Written by Dr. Tony Phillips
Science at NASA
Washington, D.C. – Earth is about to pass through a stream of debris from Halley’s comet, source of the annual Orionid meteor shower. Forecasters expect more than 15 meteors per hour to fly across the sky on Saturday morning, October 22nd, when the shower peaks.
“Although this isn’t the biggest meteor shower of the year, it’s definitely worth waking up for,” says Bill Cooke of the NASA Meteoroid Environment Office. “The setting is dynamite.”
Orionids are framed by some of the brightest and most beautiful constellations in the night sky. The meteors emerge from mighty Orion, the shower’s glittering namesake. From there they streak through Taurus the Bull, the twins of Gemini, Leo the Lion, and Canis Major–home to Sirius, the most brilliant star of all.This year, the Moon and Mars are part of the show. They’ll form two vertices of a celestial triangle in the eastern sky on Saturday morning while the shower is most active; Regulus is the third vertex. Blue Regulus and red Mars are both approximately of 1st magnitude, so they are easy to see alongside the 35% crescent Moon. Many Orionids will be diving through the triangle in the hours before dawn.
Cooke’s team at the Meteoroid Environment Office will be watching for Orionids that actually hit the Moon.
Cometary debris streams like Halley’s are so wide, the whole Earth-Moon system fits inside. So when there is a meteor shower on Earth, there’s usually one on the Moon, too. Unlike Earth, however, the Moon has no atmosphere to intercept meteoroids. Pieces of debris fall all the way to the surface and explode where they hit. Flashes of light caused by thermal heating of lunar rocks and moondust are so bright, they can sometimes be seen through backyard-class telescopes.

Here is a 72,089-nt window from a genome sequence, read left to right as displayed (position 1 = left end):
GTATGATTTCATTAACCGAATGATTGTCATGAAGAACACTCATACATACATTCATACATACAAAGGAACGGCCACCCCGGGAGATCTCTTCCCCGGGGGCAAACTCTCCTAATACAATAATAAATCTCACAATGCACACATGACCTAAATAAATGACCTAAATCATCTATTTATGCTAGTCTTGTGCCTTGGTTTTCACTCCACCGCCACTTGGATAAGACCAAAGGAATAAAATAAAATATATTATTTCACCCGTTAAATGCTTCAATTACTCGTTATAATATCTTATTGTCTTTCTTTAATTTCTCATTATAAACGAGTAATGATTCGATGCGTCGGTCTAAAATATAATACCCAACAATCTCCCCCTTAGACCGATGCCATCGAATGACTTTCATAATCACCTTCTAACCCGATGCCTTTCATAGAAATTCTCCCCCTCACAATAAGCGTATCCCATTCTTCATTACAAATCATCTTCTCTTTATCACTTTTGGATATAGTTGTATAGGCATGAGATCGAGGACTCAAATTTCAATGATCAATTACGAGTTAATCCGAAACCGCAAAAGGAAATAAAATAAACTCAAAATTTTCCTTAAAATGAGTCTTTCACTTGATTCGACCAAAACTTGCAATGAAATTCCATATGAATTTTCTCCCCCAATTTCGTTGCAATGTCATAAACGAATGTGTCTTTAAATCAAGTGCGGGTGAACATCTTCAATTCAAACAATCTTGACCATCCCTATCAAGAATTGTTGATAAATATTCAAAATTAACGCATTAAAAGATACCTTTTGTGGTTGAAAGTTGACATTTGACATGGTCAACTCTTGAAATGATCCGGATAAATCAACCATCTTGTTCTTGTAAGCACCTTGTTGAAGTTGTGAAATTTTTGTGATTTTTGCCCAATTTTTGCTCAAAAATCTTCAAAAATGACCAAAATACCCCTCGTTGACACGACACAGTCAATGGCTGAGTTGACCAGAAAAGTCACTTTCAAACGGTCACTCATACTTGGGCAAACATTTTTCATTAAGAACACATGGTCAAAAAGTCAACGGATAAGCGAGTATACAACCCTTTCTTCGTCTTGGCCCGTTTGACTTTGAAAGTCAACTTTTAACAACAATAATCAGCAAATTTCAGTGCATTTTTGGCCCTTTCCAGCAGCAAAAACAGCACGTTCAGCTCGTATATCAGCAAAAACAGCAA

“Since we began our monitoring program in 2005, our group has detected more than 250 lunar meteors,” says Cooke. “Some explode with energies exceeding hundreds of pounds of TNT.”
So far, they’ve seen 15 Orionids hitting the Moon–“two in 2007, four in 2008, and nine in 2009,” recalls Cooke. This year they hope to add to the haul. About 25% of the Moon’s dark terrain will be exposed to Halley’s debris stream, giving the team millions of square miles to scan for explosions.
Watching meteoroids hit the Moon is a good way to learn about the structure of comet debris streams and the energy of the particles therein. It also allows Cooke and colleagues to calculate risk factors for astronauts who, someday, will walk on the lunar surface again.
“Going outside to watch the Orionids might not be a good idea for a moonwalker,” says Cooke.
But it is a good idea for the rest of us. Set your alarm for a few hours before dawn on Saturday morning and enjoy the show.